Michelle Maldonado, Ph.D., Dean, College of Arts and Sciences
Ian O’Hara, Assistant Professor, Research and Instruction Librarian, Weinberg Memorial Library

Contributors: Glynis Johns (Founder and CEO of the Black Scranton Project), Jackson Feiner (Class of 2025), and Olivia Stemkowski (Class of 2022).



During the 2022 spring semester, the subcommittee, in collaboration with other University offices, provided three presentations to the University community:

"Jesuits and Slavery: A History in Search of Understanding," presented by Rev. David Collins, S.J., Haub Director of Catholic Studies and Associate Professor of History, Georgetown University, February 15, 2022. Link to recording (Access via the My.Scranton portal).

Annual Ellacuría Initiative's Teach-In for Racial Justice, “Re-Membering Blackness: History as a Call to Action,” presented by subcommittee members, March 29, 2022. Link to Presentation Slides.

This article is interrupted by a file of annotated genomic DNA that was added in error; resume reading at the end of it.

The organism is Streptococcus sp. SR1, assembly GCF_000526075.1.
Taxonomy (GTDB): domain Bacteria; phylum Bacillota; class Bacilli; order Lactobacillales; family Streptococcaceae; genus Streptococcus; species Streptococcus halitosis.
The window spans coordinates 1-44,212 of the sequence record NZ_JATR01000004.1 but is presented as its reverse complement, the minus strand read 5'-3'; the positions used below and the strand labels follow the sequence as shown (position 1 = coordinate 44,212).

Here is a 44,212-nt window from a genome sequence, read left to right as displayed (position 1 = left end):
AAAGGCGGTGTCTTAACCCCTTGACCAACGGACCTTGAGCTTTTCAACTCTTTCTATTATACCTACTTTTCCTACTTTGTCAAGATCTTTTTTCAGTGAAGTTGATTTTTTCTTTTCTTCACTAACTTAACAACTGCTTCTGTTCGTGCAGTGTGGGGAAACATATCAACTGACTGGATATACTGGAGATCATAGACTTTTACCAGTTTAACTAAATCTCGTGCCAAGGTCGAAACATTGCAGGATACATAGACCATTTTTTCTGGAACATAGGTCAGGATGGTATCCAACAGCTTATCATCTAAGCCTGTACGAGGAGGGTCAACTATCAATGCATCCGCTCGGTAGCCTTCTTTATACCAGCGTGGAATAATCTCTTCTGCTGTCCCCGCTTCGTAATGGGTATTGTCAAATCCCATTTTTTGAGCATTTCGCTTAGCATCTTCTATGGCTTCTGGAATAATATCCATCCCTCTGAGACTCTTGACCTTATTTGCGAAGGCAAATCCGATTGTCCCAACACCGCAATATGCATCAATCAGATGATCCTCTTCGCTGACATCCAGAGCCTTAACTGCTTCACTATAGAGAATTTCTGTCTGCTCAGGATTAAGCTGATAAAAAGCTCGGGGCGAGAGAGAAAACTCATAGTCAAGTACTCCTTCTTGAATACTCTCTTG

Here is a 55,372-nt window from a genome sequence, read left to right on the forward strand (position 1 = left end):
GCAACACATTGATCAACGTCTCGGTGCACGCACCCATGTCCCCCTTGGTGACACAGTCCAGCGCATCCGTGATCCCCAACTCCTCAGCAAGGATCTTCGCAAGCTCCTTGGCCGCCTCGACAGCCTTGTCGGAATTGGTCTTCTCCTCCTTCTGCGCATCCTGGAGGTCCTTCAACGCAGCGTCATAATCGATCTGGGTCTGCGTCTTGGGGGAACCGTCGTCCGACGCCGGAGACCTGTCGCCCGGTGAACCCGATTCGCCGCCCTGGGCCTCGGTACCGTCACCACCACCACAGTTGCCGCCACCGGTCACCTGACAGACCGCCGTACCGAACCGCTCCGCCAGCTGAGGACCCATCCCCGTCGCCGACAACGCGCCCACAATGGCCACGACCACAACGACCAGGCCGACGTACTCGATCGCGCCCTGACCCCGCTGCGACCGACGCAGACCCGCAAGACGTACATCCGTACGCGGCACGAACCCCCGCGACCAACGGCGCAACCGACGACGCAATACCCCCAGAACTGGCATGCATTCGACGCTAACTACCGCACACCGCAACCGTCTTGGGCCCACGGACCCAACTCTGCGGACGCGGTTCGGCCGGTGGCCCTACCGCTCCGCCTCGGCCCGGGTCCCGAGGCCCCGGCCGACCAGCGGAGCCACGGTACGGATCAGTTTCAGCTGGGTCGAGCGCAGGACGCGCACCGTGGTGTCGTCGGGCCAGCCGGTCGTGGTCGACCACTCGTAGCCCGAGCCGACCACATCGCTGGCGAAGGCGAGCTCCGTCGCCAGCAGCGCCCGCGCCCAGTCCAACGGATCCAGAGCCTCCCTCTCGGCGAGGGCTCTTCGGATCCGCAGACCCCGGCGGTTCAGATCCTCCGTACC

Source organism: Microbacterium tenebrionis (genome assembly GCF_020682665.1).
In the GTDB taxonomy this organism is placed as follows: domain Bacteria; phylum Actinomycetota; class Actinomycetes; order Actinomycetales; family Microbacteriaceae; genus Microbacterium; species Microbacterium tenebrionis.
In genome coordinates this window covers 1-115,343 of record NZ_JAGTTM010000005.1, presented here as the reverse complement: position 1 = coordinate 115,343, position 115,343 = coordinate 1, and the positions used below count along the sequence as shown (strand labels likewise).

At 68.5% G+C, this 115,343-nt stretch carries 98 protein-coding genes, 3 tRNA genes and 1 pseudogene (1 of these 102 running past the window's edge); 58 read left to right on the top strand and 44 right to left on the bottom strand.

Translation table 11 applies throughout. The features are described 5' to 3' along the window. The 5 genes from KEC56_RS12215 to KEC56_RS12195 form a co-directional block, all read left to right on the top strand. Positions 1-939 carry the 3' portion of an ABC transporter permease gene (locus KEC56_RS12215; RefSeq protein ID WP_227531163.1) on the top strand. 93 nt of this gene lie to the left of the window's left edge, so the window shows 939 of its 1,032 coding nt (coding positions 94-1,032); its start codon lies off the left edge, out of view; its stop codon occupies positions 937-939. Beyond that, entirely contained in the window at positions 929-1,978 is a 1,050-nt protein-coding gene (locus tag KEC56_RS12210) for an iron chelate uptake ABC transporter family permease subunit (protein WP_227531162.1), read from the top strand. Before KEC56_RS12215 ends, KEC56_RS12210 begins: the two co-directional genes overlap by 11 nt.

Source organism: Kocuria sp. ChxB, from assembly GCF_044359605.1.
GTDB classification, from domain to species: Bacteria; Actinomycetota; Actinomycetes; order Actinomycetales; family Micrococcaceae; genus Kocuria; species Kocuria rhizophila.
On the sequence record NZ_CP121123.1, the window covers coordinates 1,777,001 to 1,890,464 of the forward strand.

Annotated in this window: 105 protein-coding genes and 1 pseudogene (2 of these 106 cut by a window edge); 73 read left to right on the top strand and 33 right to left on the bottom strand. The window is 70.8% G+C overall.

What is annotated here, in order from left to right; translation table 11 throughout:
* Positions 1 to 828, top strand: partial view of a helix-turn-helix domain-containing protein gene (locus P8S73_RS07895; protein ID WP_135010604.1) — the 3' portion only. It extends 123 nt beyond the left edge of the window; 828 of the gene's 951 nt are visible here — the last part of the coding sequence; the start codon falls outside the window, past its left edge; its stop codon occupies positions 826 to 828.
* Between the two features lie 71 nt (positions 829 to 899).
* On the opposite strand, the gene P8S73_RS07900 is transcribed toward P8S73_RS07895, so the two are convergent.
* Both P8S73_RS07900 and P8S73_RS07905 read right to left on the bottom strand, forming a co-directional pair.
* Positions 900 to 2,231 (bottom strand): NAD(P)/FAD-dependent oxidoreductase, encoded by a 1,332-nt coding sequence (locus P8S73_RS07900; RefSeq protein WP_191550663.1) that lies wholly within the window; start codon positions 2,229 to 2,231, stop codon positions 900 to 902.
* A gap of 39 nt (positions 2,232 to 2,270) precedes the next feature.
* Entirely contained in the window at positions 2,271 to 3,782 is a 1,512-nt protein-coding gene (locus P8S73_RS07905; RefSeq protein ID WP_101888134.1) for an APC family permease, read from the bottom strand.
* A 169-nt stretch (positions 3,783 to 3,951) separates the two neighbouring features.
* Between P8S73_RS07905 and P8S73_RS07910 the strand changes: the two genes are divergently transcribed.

Lunch & Learn Presentation: “Re-Membering Blackness at The University of Scranton: History as a Call to Action," presented by subcommittee members. Co-sponsored by The University of Scranton Jesuit Center, Office of Equity and Diversity, Council on Diversity and Inclusion’s Institutional Black History subcommittee, and Office of Community Relations, April 28, 2022. Link to recording.


Jesuit Higher Education Context & Black History

The University of Scranton’s subcommittee was inspired by the AJCU’s “Eyes to See” 2021 Anti-Racism Examen for Jesuit Colleges and Universities that includes recommendations related to how Jesuit institutions should share and reflect on their “racial story” as part of efforts to advance anti-racism.